Thesis Info

Thesis Title
The Grammar of New Media. Descriptive Metadata in Database Archives for Media Art.
Nina Wenhart
2nd Author
3rd Author
Number of Pages
151 (320 with appendix)
Danube University Krems, Austria
Thesis Supervisor
Bruce Jenkins
Supervisor e-mail
bjenkins AT
Other Supervisor(s)
Gerfried Stocker,
Language(s) of Thesis
Department / Discipline
Department of Image Science?Media Art Histories
Languages Familiar to Author
German, English
URL where full thesis can be found
excerpt of thesis is available on:
Media Art Histories, descriptive metadata, database archives, knowledge systems,
Abstract: 200-500 words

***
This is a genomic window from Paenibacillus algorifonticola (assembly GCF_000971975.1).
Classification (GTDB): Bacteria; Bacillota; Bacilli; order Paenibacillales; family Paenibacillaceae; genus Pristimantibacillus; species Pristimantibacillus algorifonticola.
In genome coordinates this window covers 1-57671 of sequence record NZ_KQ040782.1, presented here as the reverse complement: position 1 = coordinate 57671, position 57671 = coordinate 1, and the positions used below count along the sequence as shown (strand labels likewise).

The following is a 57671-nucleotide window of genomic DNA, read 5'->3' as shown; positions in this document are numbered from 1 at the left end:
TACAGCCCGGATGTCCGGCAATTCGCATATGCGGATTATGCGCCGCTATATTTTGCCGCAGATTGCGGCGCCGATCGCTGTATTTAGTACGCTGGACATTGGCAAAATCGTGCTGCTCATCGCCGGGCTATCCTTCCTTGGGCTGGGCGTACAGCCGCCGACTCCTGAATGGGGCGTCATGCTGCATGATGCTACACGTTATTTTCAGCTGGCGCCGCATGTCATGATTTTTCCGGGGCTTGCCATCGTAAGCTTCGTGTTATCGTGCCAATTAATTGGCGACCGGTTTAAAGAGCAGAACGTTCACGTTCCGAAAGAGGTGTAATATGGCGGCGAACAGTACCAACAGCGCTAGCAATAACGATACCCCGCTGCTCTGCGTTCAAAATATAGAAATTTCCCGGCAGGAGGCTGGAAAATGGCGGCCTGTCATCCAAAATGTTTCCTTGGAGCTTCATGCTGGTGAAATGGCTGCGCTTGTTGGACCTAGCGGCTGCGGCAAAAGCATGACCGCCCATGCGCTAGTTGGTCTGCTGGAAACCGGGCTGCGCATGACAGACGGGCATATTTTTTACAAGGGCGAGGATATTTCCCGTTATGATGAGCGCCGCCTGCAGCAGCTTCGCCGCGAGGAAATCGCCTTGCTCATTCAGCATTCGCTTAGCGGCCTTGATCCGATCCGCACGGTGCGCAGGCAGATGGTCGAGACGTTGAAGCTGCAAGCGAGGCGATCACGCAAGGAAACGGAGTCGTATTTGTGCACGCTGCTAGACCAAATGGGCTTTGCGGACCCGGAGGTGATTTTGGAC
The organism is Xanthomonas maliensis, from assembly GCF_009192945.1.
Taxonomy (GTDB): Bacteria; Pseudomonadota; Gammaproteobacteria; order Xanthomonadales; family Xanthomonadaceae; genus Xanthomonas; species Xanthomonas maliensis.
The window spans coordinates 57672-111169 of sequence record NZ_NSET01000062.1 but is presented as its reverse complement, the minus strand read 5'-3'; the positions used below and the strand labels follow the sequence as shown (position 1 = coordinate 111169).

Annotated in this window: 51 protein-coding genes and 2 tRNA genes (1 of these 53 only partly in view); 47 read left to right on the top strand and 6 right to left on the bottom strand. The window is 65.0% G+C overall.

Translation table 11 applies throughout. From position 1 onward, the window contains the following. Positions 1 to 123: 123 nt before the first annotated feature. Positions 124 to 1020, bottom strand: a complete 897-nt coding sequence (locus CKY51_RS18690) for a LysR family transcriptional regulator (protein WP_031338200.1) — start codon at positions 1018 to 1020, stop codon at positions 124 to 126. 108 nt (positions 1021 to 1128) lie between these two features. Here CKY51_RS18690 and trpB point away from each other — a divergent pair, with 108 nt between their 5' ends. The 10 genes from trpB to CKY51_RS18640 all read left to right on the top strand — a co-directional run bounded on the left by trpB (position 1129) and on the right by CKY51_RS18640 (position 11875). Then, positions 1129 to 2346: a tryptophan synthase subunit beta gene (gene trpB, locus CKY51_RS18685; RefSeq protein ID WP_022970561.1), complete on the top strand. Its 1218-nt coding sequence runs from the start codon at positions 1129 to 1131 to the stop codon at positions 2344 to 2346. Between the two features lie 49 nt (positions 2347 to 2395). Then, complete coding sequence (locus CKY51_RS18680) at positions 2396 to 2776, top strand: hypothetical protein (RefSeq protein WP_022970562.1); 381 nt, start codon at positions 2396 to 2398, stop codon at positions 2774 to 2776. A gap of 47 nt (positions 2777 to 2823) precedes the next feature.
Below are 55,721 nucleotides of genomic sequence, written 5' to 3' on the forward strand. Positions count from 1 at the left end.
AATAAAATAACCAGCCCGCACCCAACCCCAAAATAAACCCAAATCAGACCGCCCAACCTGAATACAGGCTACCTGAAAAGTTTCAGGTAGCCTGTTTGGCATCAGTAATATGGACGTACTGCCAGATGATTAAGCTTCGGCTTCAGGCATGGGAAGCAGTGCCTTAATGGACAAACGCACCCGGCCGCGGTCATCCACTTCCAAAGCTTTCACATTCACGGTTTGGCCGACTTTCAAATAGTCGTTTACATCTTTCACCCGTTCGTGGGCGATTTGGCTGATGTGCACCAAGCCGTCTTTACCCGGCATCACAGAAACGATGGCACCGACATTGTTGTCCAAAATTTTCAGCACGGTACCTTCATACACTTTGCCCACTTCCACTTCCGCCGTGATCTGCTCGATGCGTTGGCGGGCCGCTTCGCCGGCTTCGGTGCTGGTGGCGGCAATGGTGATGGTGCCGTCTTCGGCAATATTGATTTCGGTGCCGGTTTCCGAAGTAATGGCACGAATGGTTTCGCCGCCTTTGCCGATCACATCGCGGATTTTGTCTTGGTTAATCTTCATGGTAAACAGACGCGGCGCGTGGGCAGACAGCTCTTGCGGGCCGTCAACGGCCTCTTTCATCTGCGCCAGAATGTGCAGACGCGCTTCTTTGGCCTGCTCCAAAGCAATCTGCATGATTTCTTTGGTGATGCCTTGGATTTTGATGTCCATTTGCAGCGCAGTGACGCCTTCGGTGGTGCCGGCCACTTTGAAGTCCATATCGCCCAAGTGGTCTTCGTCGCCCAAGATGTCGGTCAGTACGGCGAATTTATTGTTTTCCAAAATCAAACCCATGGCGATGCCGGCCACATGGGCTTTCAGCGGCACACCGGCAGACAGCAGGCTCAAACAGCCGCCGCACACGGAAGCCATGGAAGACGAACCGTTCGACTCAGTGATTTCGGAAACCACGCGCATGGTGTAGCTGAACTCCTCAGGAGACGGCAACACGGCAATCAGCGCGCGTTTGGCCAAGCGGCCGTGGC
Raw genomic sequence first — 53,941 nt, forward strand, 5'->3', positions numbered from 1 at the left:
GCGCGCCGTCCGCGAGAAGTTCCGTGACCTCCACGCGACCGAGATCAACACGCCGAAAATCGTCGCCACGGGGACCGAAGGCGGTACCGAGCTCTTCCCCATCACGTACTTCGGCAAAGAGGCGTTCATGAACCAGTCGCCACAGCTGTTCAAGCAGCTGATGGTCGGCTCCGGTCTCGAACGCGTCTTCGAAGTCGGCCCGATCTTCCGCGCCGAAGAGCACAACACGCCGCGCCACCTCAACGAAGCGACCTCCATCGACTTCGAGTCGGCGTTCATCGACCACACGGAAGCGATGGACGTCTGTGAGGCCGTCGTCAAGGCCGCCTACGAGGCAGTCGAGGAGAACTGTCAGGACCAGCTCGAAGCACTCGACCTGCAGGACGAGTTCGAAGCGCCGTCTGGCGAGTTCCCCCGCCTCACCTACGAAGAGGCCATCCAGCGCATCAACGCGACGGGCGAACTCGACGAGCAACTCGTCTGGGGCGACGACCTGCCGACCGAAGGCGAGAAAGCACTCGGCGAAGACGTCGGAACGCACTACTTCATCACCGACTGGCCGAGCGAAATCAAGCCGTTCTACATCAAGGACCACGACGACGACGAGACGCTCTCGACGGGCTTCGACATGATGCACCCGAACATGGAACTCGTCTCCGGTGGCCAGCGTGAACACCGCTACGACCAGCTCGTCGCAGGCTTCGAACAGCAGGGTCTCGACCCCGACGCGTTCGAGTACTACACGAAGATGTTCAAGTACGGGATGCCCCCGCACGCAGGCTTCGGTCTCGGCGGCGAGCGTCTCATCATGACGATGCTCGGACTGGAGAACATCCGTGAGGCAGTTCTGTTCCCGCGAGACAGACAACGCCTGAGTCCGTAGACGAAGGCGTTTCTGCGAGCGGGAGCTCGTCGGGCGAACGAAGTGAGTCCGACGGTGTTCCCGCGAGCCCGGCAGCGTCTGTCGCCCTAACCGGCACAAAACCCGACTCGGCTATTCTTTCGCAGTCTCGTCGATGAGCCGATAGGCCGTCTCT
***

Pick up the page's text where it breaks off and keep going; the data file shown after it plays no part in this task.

Aaa, sdafsda, sxjhk hfjk asfjkl. What reminds of onomatopoeia or a poem by Ernst Jandl, are actually tags that can be found as descriptive metadata in database archives of Media Art. They describe and depict the contents of these archives. I call these words magical because they conjure up works and knowledge from the depths of the archive. Magical also, because who but a magician would know about the “spell” sxjhk hfjk asfjkl? What and if we actually find something in an archive significantly depends on the quality and accessibility of the descriptive metadata assigned to the artworks. My thesis provides insights into ways of capturing ephemeral Media Art via descriptive metadata and creating a system of order. Although “Digital Media Art” includes the term “Media”, hardly any database archive for Media Art sufficiently deals with this core aspect of the art form. If a crucial factor like this is almost completely forgotten or excluded, then what else is lost? And furthermore, we should go on asking ourselves, what is remembered and included? In my thesis I critically analyze existing database archives for Media Art while investigating alternative strategies of capturing the “unstable” and “ephemeral” - i.e. time- and process-based works of art. To avoid premature aging of these archives, I suggest that models of openness, such as Wittgenstein's concepts of Familienähnlichkeit (Family Resemblance) and Sprachspiel (Language-Game) more functionally fit the task of describing evolving systems.